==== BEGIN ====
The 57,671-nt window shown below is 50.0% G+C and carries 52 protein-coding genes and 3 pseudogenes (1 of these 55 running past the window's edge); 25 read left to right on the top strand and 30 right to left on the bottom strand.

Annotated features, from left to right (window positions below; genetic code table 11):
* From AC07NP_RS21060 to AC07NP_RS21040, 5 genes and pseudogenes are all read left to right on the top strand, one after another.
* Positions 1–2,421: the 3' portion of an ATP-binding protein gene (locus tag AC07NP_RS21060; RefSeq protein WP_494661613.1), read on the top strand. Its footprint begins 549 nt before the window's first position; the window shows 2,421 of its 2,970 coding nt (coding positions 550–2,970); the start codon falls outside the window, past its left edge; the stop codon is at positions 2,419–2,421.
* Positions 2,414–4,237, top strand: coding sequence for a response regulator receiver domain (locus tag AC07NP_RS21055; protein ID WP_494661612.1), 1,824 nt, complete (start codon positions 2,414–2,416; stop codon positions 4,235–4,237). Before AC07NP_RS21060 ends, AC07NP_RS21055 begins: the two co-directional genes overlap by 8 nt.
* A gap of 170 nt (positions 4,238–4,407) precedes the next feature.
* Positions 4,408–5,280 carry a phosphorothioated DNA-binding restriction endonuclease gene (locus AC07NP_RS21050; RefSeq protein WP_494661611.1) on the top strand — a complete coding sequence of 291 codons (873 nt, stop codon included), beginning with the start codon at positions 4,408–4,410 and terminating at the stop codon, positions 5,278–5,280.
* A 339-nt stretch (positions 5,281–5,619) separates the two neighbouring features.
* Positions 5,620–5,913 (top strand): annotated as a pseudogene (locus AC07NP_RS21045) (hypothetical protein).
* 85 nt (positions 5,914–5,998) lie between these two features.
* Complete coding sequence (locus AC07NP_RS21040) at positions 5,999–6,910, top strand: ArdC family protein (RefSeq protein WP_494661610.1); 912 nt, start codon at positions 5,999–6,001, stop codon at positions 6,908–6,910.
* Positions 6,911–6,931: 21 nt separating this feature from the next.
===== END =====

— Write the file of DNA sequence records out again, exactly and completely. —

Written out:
The 57,671-nt window shown below is 50.0% G+C and carries 52 protein-coding genes and 3 pseudogenes (1 of these 55 running past the window's edge); 25 read left to right on the top strand and 30 right to left on the bottom strand.

Annotated features, from left to right (window positions below; genetic code table 11):
* From AC07NP_RS21060 to AC07NP_RS21040, 5 genes and pseudogenes are all read left to right on the top strand, one after another.
* Positions 1–2,421: the 3' portion of an ATP-binding protein gene (locus tag AC07NP_RS21060; RefSeq protein WP_494661613.1), read on the top strand. Its footprint begins 549 nt before the window's first position; the window shows 2,421 of its 2,970 coding nt (coding positions 550–2,970); the start codon falls outside the window, past its left edge; the stop codon is at positions 2,419–2,421.
* Positions 2,414–4,237, top strand: coding sequence for a response regulator receiver domain (locus tag AC07NP_RS21055; protein ID WP_494661612.1), 1,824 nt, complete (start codon positions 2,414–2,416; stop codon positions 4,235–4,237). Before AC07NP_RS21060 ends, AC07NP_RS21055 begins: the two co-directional genes overlap by 8 nt.
* A gap of 170 nt (positions 4,238–4,407) precedes the next feature.
* Positions 4,408–5,280 carry a phosphorothioated DNA-binding restriction endonuclease gene (locus AC07NP_RS21050; RefSeq protein WP_494661611.1) on the top strand — a complete coding sequence of 291 codons (873 nt, stop codon included), beginning with the start codon at positions 4,408–4,410 and terminating at the stop codon, positions 5,278–5,280.
* A 339-nt stretch (positions 5,281–5,619) separates the two neighbouring features.
* Positions 5,620–5,913 (top strand): annotated as a pseudogene (locus AC07NP_RS21045) (hypothetical protein).
* 85 nt (positions 5,914–5,998) lie between these two features.
* Complete coding sequence (locus AC07NP_RS21040) at positions 5,999–6,910, top strand: ArdC family protein (RefSeq protein WP_494661610.1); 912 nt, start codon at positions 5,999–6,001, stop codon at positions 6,908–6,910.
* Positions 6,911–6,931: 21 nt separating this feature from the next.